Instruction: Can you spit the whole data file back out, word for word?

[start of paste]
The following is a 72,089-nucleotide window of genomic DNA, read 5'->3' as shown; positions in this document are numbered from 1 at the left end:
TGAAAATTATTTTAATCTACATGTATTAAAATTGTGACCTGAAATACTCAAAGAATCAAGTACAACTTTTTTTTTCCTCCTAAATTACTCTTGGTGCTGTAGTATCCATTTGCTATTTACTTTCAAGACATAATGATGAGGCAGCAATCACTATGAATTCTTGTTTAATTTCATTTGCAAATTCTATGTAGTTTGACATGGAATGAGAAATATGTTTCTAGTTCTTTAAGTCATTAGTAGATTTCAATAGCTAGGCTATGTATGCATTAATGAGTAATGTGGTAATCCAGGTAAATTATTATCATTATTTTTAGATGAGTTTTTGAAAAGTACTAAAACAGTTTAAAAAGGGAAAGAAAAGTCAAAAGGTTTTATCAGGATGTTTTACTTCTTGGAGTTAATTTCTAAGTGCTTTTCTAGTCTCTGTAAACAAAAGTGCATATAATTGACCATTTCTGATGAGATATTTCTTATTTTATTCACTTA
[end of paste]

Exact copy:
The following is a 72,089-nucleotide window of genomic DNA, read 5'->3' as shown; positions in this document are numbered from 1 at the left end:
TGAAAATTATTTTAATCTACATGTATTAAAATTGTGACCTGAAATACTCAAAGAATCAAGTACAACTTTTTTTTTCCTCCTAAATTACTCTTGGTGCTGTAGTATCCATTTGCTATTTACTTTCAAGACATAATGATGAGGCAGCAATCACTATGAATTCTTGTTTAATTTCATTTGCAAATTCTATGTAGTTTGACATGGAATGAGAAATATGTTTCTAGTTCTTTAAGTCATTAGTAGATTTCAATAGCTAGGCTATGTATGCATTAATGAGTAATGTGGTAATCCAGGTAAATTATTATCATTATTTTTAGATGAGTTTTTGAAAAGTACTAAAACAGTTTAAAAAGGGAAAGAAAAGTCAAAAGGTTTTATCAGGATGTTTTACTTCTTGGAGTTAATTTCTAAGTGCTTTTCTAGTCTCTGTAAACAAAAGTGCATATAATTGACCATTTCTGATGAGATATTTCTTATTTTATTCACTTA